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    NAACP — vigilant in removing Judge from bench — thanks community

    During this week of addressing the troubling issue of 23rd Judicial District Court Judge Jessie Leblanc’s use of racial slurs, this matter has resulted in Leblanc’s resignation letter of February 27, 2020.

    To community members and advocates, thank you so much for coming together to ensure this outcome. It is with your continued support and efforts that we can fight injustices like this.

    It is with gratitude that we thank Governor John Bel Edwards for addressing this matter head-on, standing up for what’s right and vocalizing what was needed.

    To the Louisiana Legislative Black Caucus, thank you for your collective strength and support in addressing this matter.

    In addition, we’d like to thank the various media outlets for presenting this issue in a fair and consistent manner.

    Lastly, we thank our state president Michael McClanahan and all NAACP Baton Rouge Branch members for its consolidated and unyielding efforts.

    This issue was disheartening, but it provided an opportunity for us to demonstrate the strength of our collective voice. When we all work together, we win!

    And while this issue has been addressed, we must continue to stay vigilant. As we look to a person to fill this seat vacancy, we must take up the responsibility of voting to ensure that whoever fills that seat is one who is equitable and who fairly represents the broader community.

    Sincerely,

    Eugene Collins Michael W. McClanahan
    President State President
    NAACP Baton Rouge Branch NAACP Louisiana State Conference

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  • LLBC, Gov. Edwards calls on 23rd Judicial District Judge Jessie LeBlanc to Resign

    The Louisiana Legislative Black Caucus and Gov. John Bel Edwards today called on 23rd Judicial Judge Jessie LeBlanc to resign after she admitted to using racial slurs in reference to an Ascension parish deputy and a court employee.

    Gov. Edwards said:

    “The admitted and repeated use of racial slurs by a judge who has taken an oath to administer justice fairly and impartially is wrong, period. There is never any circumstance or context in which such derogatory and degrading language is okay.

    Sadly, inequities still exist in society and in our judicial system. Judge LeBlanc has compromised her ability to preside as a judge, and she has damaged the judiciary. She should resign. The people of the 23rd Judicial District and our state deserve better.”

    Here is the statement from the LLBC:
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    Additionally, the NAACP released this statement, Feb. 26:

    We are dismayed and extremely disappointed that Judge Jessie LeBlanc, through her attorney Jill Craft who has communicated multiple versions of what occurred, is using the cloak of a private conversation to justify the use of intentional racial discourse to refer to various Officers of the Court. It is well known that the N-Word is a profoundly hurtful racial slur meant to stigmatize African Americans and should not be used at any time or in any circumstance.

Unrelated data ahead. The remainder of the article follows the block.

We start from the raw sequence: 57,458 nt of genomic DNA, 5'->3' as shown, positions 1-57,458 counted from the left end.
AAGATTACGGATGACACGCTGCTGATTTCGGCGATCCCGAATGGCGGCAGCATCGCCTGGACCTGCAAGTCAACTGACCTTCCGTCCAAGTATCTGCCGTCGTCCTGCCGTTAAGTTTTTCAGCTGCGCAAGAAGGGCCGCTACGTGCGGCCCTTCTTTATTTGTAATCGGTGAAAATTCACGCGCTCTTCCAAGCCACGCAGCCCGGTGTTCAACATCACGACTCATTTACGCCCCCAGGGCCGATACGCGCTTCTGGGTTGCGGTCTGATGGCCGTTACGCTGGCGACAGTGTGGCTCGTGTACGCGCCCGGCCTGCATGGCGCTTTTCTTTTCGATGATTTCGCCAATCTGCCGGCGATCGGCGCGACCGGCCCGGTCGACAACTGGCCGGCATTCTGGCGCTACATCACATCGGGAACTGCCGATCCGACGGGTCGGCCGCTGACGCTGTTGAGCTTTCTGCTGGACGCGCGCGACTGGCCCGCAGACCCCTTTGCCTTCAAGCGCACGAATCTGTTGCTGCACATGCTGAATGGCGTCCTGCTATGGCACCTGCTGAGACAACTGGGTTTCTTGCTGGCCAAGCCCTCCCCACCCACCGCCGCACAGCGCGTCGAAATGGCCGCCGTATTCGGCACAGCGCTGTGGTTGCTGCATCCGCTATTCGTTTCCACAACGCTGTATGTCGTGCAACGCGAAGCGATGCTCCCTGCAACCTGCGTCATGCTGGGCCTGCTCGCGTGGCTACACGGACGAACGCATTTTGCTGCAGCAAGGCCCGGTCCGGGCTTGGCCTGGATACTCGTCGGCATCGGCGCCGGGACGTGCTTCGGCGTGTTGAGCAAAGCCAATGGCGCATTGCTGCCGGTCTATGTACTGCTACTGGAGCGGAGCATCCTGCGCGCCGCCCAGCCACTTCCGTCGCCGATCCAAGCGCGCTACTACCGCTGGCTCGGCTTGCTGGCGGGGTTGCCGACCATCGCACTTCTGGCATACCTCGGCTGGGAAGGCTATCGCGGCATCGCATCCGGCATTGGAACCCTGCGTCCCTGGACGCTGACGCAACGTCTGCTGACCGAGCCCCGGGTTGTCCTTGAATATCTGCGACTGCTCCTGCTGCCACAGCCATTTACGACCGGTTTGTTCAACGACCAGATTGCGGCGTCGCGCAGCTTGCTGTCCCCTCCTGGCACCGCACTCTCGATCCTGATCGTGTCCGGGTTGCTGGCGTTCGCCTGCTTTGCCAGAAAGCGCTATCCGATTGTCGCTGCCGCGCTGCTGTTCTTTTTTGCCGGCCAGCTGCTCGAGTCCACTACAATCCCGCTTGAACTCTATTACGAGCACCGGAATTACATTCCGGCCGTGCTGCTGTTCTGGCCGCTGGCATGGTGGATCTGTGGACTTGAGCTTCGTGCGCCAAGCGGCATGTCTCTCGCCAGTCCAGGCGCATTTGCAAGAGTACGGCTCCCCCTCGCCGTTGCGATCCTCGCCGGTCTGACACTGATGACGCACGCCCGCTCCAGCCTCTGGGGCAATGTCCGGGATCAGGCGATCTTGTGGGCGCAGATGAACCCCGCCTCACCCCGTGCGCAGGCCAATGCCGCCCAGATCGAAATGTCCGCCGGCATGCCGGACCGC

Judge LeBlanc has served on the Louisiana Sentencing Commission for several years and has decided thousands of cases, many involving the welfare and freedoms of African Americans. It is impossible to reconcile the possibility that Judge LeBlanc was fair and impartial while serving on this Commission or as magistrate while serving the 23rd Judicial District Court in light of her recent disturbing unsolicited racist remarks to another Officer of the Court.

    Judge LeBlanc has demonstrated that she is racially biased against African Americans, and it is only fair that all of the cases for which she served as a District Court Judge and Hearing Officer be reviewed.

    We applaud Governor John Bell Edwards, The Louisiana Legislative Black Caucus, and leaders, locally, statewide, nationally and internationally for taking a stand to uphold the integrity of the Judicial System. Judge Leblanc’s attempt to double down on the context and forum for which these harmful words were said is shameful.

    Sincerely,

    President. Eugene Collins, BR NAACP Branch
    President. Michael McClanahan, NAACP Convention

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    May 29 is Louisiana Black Chamber Day at the Capitol

    Make plans to join Louisiana Black business leaders from across the state for a day at the Louisiana State Capitol, Wed. May 29, 8:30am – 3pm to interact with legislators, explore the halls of the Capitol, and see how the legislative process works first-hand.

    Attendees will gain insight on the legislative process and can:

    • Engage with Louisiana Legislative Black Caucus members
    • Commemorate a special proclamation in support of Louisiana Black Chamber Day
    • Attend committee meetings and see the legislative process in action
    • Get updates and information from Louisiana Workforce Commission, Louisiana Economic Development, and other state agencies
    • Show pride for Black business within Louisiana

    ONLINE: https://brmbcc.org/

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